Much has been said the last couple of months about the role of genre in the music scene today, incited almost entirely by one singular event – the release of a “pop” album by country singer, Taylor Swift.
Because Taylor’s album has been so incredibly successful, outselling all other albums in 2014 and not just in pop, country, R&B, or whatever. The next closest competitor in sales to Taylor’s 1989 was the soundtrack to the Disney movie Frozen. For 13 consecutive weeks, Taylor’s album remained the number 1 selling album in the nation, and sales are still growing.
So, what about this so-called “country” artist Taylor Swift? Traditional country singers like Eric Church have praised Taylor for her success, and for her self-identifying that 1989 is not a country album. Eric Church himself likes to be identified as a great singer, occasional songwriter. Call him a “country” singer and he answers to it, but he is on the lineup on the Motley Crue farewell tour. Hmmmm.
Ask country music singers about the music, and many, if not all, will tell you they sing “good” music, no matter what genre. David Nail sings blues, as well as country and folk by his own admission. Darius Rucker, former lead singer of Hootie and the Blowfish, indicated that he has ALWAYS been a country singer, even when singing the songs of HATBF, the incredibly successful pop group of the mid-1990’s.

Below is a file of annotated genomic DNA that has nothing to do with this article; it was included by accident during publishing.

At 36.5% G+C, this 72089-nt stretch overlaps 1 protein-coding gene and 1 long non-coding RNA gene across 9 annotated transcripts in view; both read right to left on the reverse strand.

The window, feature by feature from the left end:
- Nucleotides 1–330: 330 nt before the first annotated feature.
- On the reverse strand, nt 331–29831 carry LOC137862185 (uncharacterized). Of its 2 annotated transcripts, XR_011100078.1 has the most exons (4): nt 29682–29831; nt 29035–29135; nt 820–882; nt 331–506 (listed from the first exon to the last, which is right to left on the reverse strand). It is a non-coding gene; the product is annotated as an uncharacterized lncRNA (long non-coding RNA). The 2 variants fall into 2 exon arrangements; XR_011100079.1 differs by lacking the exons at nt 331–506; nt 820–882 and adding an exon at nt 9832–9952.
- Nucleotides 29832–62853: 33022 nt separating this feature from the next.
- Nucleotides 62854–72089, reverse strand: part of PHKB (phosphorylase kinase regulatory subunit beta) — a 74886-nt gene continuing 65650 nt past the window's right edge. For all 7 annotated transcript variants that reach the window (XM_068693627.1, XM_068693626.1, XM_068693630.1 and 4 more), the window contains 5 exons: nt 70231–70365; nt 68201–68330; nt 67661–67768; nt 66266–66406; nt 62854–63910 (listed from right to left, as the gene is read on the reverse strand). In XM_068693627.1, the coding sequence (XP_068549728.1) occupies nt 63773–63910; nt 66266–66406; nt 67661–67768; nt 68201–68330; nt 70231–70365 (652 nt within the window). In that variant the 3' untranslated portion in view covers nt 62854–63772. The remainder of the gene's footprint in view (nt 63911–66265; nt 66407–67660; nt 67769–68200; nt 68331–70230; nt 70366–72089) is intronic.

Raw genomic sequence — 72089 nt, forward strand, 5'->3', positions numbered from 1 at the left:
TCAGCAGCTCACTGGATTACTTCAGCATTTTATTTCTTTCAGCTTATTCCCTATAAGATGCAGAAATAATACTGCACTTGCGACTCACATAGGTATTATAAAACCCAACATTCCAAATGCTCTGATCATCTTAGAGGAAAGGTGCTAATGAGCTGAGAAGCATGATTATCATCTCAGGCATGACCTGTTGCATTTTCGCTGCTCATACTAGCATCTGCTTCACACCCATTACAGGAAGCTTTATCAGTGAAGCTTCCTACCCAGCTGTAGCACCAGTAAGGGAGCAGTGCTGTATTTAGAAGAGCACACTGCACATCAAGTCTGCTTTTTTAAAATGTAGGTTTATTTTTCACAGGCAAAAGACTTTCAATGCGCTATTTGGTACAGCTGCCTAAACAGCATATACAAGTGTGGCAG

Today, we have numerous up-and-comers in the country music industry that are still trying to catch the big break. It’s not easy to get a record deal in Nashville, and even then it’s no guarantee that you will break through and become a superstar. Newcomer Ruthie Collins on Curb’s imprint Sidewalk Records sings genuine country music. But with a talent such as hers, she could sing Katy Perry’s Roar with every bit as much vigor and skill as Katy herself.
I think that genre isn’t quite the limiter that it used to be. When Buck Owens famously wrote that he would not sing “any song that is not a country song,” I think it was in a different day and age when genre was really a much more important identifying characteristic of the song. In the current landscape, I think there is room for Eric Church, Taylor Swift, Hootie and the Blowfish, Ruthie Collins, Katy Perry and Buck Owens all in the same collection of what can be called “good” music. Let’s face it, they all have real estate on this country music fan’s iPod.